‘Local Collections’, 2012
text © Lise Lotte ten Voorde
‘Local Collections’ is a growing body of work each made in one specific place, showing everyday objects found in supermarkets, hardware stores, markets. Prior to these site-specific collections, Edwin Deen created a more general collection (or archive) of objects that functioned as a source of inspiration and materials. Like a painter has spare brushes and paint, Edwin Deen has a fascinating array of oddly colored and shaped objects like styrofoam cups, candy, little containers, gold wire, bottles and fire works. The objects he collects might become (part of a) work(s), but the ‘collection’ is also a work (and like most of his works ‘in progress’) in itself.
All of his works - the collections as well as his experiment based works - start with an interest in a phenomenon or the presumption of a ‘hidden’ possibility in a object (or machine). This possibility - unknown at first contact with the object - is often both physical (deriving from the science of physics) and aesthetic. Astonishment about the variety of shapes, colors and sometimes unclear function, is the most important reason for Deen to pick up an object.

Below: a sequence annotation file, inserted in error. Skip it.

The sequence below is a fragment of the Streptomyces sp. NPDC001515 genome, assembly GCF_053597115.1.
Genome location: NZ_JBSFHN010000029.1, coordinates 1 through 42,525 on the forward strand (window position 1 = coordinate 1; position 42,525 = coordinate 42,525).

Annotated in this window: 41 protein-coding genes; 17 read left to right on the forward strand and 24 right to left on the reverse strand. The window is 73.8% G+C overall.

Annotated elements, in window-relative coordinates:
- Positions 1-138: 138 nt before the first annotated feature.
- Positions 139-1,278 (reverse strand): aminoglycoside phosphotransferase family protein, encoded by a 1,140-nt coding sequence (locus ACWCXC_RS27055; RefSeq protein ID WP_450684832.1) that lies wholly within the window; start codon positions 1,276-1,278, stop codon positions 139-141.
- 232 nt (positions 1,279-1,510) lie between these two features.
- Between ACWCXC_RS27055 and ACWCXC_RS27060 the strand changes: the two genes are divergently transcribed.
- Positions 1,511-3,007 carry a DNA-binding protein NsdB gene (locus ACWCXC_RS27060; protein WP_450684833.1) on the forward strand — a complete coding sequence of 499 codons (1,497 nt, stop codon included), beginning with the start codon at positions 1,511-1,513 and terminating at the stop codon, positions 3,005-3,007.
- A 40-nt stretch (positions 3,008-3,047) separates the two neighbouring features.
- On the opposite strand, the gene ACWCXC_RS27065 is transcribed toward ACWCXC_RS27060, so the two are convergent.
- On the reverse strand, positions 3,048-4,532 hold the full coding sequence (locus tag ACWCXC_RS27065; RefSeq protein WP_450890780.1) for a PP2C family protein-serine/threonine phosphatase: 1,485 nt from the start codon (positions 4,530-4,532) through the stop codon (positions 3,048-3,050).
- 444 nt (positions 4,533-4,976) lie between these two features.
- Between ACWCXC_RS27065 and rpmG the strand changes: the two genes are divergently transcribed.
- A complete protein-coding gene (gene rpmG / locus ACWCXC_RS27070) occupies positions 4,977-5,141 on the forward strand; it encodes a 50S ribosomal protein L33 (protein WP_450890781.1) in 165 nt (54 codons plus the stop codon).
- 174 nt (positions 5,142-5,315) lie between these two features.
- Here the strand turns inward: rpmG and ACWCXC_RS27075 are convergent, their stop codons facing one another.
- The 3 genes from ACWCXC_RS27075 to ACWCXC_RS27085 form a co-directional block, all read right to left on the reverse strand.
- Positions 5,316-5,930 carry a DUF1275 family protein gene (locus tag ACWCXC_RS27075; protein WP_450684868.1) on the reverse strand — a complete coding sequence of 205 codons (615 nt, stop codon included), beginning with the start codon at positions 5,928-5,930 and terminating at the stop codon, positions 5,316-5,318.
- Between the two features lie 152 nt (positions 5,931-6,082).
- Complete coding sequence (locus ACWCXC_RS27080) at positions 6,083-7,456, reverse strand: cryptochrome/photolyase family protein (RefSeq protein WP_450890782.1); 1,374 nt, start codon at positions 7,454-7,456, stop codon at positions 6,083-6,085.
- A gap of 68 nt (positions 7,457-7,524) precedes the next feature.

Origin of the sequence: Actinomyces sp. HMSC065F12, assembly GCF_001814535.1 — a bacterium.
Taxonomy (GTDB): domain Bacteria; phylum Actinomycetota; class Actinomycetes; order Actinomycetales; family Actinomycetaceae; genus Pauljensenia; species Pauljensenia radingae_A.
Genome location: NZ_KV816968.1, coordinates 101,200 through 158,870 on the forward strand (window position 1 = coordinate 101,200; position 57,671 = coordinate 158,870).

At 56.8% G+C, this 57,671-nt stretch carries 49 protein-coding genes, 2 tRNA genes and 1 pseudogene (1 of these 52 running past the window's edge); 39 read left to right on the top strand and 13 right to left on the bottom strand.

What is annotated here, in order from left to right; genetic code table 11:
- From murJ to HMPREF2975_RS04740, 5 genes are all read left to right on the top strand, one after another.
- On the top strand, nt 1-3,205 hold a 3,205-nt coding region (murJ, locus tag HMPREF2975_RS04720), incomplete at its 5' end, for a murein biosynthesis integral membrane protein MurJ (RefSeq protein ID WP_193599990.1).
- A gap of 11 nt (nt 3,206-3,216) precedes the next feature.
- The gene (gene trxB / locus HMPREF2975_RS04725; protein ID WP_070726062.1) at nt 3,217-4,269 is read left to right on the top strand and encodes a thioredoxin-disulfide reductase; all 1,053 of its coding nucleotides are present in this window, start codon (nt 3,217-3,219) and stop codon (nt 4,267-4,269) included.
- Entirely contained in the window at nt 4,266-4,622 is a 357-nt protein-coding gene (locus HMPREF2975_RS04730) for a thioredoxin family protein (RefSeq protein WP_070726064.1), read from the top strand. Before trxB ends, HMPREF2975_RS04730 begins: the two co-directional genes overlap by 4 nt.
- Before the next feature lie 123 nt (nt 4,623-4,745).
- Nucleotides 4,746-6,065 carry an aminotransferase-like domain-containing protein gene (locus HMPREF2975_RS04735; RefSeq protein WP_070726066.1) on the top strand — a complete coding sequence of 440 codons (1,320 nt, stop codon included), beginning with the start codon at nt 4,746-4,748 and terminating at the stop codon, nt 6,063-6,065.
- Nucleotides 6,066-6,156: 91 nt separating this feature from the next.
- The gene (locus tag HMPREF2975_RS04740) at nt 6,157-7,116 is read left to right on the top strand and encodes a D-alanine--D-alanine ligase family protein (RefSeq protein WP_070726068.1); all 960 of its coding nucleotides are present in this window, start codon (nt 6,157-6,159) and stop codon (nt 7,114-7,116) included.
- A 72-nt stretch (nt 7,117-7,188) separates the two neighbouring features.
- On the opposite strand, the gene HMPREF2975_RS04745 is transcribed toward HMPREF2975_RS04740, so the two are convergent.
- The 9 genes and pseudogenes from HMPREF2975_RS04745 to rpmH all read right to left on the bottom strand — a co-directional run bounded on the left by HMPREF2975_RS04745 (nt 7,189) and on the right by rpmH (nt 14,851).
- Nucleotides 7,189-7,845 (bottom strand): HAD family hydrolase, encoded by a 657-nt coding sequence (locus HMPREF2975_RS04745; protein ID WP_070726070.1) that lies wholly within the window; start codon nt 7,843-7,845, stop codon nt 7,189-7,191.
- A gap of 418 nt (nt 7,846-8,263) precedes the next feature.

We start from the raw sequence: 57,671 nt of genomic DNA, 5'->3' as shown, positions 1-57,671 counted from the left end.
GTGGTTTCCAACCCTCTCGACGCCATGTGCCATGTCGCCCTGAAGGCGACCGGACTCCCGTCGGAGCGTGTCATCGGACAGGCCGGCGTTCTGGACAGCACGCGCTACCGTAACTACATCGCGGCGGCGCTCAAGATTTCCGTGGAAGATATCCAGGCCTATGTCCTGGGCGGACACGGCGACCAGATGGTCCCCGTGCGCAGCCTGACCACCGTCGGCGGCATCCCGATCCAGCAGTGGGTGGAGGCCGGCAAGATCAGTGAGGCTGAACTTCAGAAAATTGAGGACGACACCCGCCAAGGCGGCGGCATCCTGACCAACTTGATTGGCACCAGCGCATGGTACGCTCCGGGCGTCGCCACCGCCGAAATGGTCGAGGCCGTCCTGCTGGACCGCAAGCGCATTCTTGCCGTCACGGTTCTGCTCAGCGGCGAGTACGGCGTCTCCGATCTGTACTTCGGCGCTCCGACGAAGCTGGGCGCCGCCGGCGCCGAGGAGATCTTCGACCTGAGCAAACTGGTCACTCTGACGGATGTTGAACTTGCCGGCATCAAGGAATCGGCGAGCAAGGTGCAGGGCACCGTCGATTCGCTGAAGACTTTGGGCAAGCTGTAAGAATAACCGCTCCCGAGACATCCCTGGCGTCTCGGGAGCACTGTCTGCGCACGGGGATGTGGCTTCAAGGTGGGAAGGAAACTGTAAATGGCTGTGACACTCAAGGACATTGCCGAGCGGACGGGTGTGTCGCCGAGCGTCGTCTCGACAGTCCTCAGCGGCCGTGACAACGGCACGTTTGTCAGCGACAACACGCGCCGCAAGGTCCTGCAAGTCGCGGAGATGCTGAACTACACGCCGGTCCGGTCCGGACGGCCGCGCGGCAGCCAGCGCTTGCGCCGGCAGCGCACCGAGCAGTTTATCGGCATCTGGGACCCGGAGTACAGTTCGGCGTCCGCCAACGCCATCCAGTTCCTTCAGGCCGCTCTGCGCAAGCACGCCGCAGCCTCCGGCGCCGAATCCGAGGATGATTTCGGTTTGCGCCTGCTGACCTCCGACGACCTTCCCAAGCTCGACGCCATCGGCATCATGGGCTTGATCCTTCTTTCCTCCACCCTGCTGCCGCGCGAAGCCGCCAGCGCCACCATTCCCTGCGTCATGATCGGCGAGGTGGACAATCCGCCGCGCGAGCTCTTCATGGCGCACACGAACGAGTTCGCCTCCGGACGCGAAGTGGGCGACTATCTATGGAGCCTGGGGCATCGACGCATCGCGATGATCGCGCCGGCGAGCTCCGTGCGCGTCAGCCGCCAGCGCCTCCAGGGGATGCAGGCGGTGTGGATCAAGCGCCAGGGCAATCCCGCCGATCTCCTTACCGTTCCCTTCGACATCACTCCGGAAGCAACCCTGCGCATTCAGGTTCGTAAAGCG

Both types of collections are comprised of typical consumer articles – objects that are often overlooked but have been carefully designed, even though they are made of cheap materials and often for single use. By placing them in a different environment, Edwin Deen asks us to slow down and carefully contemplate on these cups, pens and bottles we touch and use every day.
With his ‘Local Collections’ Edwin Deen interrogates the possible link between the appearance of the object and the place he found it in. But what if the objects found in Milan for example, weren’t made there? What if all objects come from the same factory in the end?
By presenting his ‘Local Collections’ on clean foam board, lifting them slightly, Deen creates a certain esthetical distance. By dismissing the objects from their original function, Deen honors them and their designers, as well as providing a space to contemplate and wander around his wondrous world.
text by Lise Lotte ten Voorde
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